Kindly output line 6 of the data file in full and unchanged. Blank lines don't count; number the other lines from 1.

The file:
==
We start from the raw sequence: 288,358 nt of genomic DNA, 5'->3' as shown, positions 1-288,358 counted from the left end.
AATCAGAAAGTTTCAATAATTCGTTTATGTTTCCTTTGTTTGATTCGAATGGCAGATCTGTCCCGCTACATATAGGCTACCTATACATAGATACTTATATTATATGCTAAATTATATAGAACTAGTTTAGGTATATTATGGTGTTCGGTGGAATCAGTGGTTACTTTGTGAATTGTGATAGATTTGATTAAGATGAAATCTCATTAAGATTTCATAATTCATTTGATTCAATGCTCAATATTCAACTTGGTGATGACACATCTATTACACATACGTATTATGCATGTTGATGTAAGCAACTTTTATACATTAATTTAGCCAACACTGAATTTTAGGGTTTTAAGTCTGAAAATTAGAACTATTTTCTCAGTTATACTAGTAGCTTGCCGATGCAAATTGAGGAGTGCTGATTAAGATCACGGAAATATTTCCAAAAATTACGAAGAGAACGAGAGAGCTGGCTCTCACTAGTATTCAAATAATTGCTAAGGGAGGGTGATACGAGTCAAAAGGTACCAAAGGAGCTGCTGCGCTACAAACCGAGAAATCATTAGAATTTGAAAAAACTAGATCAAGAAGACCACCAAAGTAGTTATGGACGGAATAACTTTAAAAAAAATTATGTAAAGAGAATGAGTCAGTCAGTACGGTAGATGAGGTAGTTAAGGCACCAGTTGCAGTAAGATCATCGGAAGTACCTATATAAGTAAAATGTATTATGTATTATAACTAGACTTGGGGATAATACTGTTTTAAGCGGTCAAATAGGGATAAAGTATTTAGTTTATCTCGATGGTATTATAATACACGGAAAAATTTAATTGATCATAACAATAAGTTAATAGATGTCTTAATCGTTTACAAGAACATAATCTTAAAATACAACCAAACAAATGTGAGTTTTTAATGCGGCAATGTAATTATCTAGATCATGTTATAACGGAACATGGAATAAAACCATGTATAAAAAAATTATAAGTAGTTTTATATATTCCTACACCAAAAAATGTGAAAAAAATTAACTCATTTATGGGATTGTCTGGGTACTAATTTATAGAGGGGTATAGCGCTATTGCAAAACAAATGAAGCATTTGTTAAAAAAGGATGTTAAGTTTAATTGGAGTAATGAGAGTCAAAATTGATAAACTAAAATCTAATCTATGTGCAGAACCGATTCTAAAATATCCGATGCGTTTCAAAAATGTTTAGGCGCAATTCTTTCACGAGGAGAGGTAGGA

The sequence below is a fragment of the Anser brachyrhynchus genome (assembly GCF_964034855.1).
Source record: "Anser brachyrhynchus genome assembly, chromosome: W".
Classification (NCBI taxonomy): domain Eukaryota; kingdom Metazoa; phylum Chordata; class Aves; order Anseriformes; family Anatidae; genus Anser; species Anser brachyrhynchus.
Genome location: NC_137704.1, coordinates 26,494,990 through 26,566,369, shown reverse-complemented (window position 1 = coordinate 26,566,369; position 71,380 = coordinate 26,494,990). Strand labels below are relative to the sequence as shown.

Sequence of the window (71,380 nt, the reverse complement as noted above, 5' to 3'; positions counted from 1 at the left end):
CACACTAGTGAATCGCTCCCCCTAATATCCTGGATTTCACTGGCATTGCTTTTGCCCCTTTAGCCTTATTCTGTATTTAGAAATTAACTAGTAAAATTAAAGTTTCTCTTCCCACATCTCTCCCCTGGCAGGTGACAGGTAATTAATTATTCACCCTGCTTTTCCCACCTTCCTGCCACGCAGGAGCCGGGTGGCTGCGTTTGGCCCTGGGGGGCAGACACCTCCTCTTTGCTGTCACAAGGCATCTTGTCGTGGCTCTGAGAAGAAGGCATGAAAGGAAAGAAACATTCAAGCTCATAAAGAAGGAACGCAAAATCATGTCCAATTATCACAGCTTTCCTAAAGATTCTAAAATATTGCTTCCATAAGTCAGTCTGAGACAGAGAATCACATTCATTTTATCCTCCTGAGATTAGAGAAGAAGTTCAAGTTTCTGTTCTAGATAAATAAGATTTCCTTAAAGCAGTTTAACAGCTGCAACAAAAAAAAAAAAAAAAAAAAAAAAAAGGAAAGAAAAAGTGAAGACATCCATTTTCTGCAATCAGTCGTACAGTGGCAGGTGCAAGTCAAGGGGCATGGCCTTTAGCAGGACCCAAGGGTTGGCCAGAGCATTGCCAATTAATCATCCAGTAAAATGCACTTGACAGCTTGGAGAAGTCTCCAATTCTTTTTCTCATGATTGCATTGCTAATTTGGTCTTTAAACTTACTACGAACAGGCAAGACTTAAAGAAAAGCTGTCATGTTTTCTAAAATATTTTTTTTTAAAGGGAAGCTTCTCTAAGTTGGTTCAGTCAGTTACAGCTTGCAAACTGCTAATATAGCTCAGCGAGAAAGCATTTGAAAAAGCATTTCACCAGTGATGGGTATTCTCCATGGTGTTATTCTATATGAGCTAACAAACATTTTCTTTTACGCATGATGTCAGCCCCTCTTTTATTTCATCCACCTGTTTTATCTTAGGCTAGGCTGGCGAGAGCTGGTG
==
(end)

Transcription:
Genome location: NC_137704.1, coordinates 26,494,990 through 26,566,369, shown reverse-complemented (window position 1 = coordinate 26,566,369; position 71,380 = coordinate 26,494,990). Strand labels below are relative to the sequence as shown.